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Homework Help: A proof of operators in exponentials

  1. Nov 28, 2012 #1
    1. The problem statement, all variables and given/known data
    Assume C=[A,B]≠0 and [C,A]=[C,B]=0

    Show
    eAeB=eA+Be[itex]\frac{1}{2}[/itex][A,B]


    2. Relevant equations
    All are given above.


    3. The attempt at a solution
    I recently did a similar problem (show eABe-A = B + [A,B] + [itex]\frac{1}{2}[/itex][A,[A,b]]+...) by defining a function exABe-xA and doing a taylor expansion, so I thought this might be done similarly, but I have gotten nowhere with this approach. I would like to figure this out myself, so I am really looking for guidance/hints if anyone has any. It would be much appreciated
     
  2. jcsd
  3. Nov 28, 2012 #2
    So I think I figured it out, but I would appreciate input on whether it is right or not.
    start with:

    eAeB = ex

    Then, looking for x

    x = log(eAeB)
    Which can be found using the Baker–Campbell–Hausdorff formula

    x = A + B + [itex]\frac{1}{2}[/itex][A,B]
    x = A + B + [itex]\frac{1}{2}[/itex]C

    Thus,
    eAeB = eA+B + [itex]\frac{1}{2}[/itex]

    since C and A, and C and B commute, C and A+B commute,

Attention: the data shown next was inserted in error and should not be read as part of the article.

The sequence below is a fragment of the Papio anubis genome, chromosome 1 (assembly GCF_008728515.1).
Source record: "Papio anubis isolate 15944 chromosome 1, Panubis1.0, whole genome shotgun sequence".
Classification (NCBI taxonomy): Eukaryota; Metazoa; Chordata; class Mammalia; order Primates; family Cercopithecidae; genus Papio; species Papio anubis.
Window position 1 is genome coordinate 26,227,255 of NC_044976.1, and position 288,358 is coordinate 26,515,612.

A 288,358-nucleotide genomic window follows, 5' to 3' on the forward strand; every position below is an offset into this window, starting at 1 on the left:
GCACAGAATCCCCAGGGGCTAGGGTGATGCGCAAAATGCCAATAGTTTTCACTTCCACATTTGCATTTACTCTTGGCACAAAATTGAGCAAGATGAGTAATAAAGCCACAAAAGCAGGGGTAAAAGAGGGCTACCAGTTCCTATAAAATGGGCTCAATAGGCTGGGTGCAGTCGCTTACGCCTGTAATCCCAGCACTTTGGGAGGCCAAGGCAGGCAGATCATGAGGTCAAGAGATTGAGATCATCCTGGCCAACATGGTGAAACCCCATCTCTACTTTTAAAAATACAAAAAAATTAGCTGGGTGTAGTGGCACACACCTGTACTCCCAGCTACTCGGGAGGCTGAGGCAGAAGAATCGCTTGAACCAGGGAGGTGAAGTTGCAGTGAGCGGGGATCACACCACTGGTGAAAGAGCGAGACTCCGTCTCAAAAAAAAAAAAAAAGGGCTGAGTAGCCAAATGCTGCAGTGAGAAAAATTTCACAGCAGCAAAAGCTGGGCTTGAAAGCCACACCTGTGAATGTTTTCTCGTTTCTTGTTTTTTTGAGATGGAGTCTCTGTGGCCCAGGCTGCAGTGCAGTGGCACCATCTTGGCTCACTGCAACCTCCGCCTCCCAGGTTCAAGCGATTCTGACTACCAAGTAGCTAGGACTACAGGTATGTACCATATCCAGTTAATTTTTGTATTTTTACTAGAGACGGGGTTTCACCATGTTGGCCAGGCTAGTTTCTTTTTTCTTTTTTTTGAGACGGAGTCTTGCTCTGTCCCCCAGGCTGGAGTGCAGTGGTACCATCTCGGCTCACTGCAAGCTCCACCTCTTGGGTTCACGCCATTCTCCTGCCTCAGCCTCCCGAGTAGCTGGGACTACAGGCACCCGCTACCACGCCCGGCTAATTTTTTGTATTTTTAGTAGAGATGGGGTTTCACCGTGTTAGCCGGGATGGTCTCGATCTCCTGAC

eA+B + [itex]\frac{1}{2}[/itex]=eA+Be[itex]\frac{1}{2}[/itex]C

    thus,
    eAeB=eA+Be[itex]\frac{1}{2}[/itex][A,B]
     
  4. Nov 29, 2012 #3

    Fredrik

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    It looks correct (except for the fact that you forgot to type the C in a couple of places), but are you sure you're allowed to use the BCH formula? I would have guessed that the point of the exercise is to prove a special case of it. (I haven't thought about how to do that).
     
  5. Nov 29, 2012 #4

    Fredrik

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    I found a solution in a book. They don't use the BCH formula. Instead, their strategy is to prove that the maps
    \begin{align}&t\mapsto e^{tA}e^{tB}e^{\frac{t^2}{2}[A,B]}\\
    &t\mapsto e^{t(A+B)}
    \end{align} satisfy the same differential equation and the same initial condition.
     
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